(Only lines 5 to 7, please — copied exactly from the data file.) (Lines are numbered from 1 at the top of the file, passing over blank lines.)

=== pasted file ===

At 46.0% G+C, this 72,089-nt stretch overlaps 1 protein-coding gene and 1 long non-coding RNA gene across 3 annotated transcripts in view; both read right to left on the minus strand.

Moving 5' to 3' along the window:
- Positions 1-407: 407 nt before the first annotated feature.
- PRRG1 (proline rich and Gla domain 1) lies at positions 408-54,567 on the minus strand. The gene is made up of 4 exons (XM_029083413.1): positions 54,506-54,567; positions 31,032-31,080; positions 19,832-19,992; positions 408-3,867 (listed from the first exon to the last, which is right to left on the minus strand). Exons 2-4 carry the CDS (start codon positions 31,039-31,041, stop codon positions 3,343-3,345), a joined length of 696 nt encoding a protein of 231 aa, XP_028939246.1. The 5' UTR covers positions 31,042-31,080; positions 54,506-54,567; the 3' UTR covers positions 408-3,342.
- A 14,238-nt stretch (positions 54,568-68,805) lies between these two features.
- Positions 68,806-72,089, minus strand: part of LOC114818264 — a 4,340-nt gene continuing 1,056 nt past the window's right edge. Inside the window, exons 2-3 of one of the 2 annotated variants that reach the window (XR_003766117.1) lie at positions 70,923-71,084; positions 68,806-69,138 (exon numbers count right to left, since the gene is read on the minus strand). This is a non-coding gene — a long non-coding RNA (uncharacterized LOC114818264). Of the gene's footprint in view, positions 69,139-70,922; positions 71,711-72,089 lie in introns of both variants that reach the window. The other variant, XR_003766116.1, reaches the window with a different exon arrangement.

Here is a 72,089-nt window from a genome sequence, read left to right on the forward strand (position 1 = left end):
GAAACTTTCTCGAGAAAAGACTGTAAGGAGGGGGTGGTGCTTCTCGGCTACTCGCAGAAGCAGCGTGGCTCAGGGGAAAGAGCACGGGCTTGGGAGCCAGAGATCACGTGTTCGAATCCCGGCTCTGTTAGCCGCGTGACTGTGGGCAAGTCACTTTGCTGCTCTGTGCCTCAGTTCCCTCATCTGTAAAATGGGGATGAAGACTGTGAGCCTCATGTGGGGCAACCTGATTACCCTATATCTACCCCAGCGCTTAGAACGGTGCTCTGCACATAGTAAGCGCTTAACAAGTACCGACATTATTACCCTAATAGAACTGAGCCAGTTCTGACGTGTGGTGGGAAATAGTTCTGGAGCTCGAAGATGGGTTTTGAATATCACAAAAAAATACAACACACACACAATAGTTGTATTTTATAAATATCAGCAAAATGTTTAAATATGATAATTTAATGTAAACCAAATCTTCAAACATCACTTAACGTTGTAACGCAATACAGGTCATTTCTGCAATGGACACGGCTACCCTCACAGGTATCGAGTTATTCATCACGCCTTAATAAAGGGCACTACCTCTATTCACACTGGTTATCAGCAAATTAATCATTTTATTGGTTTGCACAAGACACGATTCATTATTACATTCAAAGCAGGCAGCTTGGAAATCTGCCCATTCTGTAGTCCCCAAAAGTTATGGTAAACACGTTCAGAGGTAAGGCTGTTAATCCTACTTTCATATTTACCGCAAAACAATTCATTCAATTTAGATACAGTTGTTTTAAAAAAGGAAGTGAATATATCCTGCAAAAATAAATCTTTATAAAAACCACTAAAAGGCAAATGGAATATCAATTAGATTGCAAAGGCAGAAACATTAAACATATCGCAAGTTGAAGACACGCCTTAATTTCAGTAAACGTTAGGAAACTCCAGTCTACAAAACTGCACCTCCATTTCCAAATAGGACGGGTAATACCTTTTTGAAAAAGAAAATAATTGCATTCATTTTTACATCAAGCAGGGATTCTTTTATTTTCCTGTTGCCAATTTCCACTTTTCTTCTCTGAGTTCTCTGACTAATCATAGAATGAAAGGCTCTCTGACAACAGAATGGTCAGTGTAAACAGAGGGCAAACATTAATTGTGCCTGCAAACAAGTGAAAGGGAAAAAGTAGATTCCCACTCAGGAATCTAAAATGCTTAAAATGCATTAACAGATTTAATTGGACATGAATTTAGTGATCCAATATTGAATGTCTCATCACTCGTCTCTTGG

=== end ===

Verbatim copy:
- A 14,238-nt stretch (positions 54,568-68,805) lies between these two features.
- Positions 68,806-72,089, minus strand: part of LOC114818264 — a 4,340-nt gene continuing 1,056 nt past the window's right edge. Inside the window, exons 2-3 of one of the 2 annotated variants that reach the window (XR_003766117.1) lie at positions 70,923-71,084; positions 68,806-69,138 (exon numbers count right to left, since the gene is read on the minus strand). This is a non-coding gene — a long non-coding RNA (uncharacterized LOC114818264). Of the gene's footprint in view, positions 69,139-70,922; positions 71,711-72,089 lie in introns of both variants that reach the window. The other variant, XR_003766116.1, reaches the window with a different exon arrangement.

Here is a 72,089-nt window from a genome sequence, read left to right on the forward strand (position 1 = left end):